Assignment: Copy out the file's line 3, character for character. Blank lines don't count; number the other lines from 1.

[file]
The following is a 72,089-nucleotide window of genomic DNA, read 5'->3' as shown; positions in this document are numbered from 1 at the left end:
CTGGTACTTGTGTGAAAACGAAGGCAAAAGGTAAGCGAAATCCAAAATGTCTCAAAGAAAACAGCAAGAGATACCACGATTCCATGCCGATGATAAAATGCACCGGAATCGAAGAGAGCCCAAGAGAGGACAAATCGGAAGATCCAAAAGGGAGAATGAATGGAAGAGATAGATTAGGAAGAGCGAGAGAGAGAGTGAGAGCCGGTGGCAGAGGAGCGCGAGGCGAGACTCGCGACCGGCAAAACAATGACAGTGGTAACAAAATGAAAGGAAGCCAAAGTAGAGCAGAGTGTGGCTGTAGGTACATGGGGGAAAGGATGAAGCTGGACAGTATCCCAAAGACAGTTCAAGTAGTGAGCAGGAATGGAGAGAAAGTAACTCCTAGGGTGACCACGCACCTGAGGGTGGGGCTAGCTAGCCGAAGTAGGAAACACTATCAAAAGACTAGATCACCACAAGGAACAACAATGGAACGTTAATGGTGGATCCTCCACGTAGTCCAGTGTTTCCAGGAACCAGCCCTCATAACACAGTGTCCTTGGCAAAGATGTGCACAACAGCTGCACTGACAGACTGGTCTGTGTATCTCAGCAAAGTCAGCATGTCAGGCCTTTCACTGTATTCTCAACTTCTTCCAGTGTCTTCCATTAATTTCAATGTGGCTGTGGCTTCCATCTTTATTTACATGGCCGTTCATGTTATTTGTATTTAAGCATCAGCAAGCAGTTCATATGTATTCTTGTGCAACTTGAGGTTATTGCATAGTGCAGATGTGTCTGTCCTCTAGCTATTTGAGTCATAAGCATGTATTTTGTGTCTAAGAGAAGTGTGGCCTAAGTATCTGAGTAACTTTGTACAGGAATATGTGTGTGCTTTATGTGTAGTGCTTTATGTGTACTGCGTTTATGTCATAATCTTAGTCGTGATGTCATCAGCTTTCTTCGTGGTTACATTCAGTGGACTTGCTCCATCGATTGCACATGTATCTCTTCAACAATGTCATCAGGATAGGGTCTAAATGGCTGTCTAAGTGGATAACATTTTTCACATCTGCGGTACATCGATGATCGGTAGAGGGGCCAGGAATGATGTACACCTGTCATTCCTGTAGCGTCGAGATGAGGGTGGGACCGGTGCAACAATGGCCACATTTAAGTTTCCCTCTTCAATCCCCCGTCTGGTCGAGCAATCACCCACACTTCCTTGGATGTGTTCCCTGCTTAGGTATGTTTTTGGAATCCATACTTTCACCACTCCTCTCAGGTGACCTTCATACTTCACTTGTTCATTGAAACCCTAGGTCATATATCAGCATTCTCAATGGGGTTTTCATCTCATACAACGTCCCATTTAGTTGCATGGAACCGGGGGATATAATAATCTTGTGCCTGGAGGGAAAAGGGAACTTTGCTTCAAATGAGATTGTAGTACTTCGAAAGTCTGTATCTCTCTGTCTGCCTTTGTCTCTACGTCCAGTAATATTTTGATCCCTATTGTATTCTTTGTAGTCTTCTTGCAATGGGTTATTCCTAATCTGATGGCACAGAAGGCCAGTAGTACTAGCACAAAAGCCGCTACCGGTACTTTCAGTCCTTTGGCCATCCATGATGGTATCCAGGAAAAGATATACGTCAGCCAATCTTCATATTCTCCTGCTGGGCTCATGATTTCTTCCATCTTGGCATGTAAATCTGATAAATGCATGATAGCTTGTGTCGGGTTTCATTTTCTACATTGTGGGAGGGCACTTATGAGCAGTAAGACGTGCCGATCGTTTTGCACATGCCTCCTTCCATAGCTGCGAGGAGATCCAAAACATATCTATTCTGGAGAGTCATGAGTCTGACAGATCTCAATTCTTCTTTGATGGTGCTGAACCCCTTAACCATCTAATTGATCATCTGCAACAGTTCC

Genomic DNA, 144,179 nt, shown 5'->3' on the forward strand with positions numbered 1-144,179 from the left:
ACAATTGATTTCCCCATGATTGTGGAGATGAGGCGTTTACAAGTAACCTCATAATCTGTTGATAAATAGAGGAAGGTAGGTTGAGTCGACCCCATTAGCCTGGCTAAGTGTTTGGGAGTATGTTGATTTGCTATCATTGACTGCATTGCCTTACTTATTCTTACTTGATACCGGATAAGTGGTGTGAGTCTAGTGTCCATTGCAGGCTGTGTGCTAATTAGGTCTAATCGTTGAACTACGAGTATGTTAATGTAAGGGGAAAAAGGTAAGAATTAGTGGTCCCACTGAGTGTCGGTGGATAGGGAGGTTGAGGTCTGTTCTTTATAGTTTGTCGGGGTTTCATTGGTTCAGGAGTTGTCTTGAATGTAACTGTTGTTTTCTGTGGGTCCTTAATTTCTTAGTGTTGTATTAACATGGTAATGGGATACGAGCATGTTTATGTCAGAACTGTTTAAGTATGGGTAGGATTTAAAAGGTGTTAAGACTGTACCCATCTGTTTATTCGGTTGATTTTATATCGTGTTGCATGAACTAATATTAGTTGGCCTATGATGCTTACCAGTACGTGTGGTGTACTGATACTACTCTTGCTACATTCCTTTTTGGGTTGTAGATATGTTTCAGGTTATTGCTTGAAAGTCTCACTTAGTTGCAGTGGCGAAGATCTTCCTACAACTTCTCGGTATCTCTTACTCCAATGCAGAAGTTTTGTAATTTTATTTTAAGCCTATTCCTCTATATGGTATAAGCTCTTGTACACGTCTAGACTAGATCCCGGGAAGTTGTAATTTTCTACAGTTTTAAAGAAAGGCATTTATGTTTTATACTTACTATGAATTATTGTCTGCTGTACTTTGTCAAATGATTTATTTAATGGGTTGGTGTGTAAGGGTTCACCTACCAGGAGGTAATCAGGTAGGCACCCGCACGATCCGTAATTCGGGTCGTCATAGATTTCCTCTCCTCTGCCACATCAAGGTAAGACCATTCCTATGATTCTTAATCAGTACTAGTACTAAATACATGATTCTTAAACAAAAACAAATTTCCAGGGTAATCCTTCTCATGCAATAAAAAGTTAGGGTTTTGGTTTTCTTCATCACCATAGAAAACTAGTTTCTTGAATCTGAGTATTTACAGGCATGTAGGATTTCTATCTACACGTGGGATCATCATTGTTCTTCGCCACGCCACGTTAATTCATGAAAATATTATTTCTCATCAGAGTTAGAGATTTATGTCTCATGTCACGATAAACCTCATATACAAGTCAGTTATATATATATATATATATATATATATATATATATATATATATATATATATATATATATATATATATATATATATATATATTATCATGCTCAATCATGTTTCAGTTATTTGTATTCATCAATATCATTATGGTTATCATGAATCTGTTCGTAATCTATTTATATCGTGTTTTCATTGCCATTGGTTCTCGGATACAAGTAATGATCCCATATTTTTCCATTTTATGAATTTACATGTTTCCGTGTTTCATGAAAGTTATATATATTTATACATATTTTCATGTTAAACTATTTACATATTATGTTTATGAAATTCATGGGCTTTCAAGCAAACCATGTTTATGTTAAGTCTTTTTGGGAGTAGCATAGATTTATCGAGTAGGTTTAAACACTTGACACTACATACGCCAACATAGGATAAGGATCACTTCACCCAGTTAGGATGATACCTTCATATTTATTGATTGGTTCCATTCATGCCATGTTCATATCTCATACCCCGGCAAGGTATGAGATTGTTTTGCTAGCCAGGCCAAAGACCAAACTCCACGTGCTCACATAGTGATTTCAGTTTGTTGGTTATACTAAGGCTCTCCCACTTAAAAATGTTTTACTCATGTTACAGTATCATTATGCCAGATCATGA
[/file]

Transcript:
Genomic DNA, 144,179 nt, shown 5'->3' on the forward strand with positions numbered 1-144,179 from the left: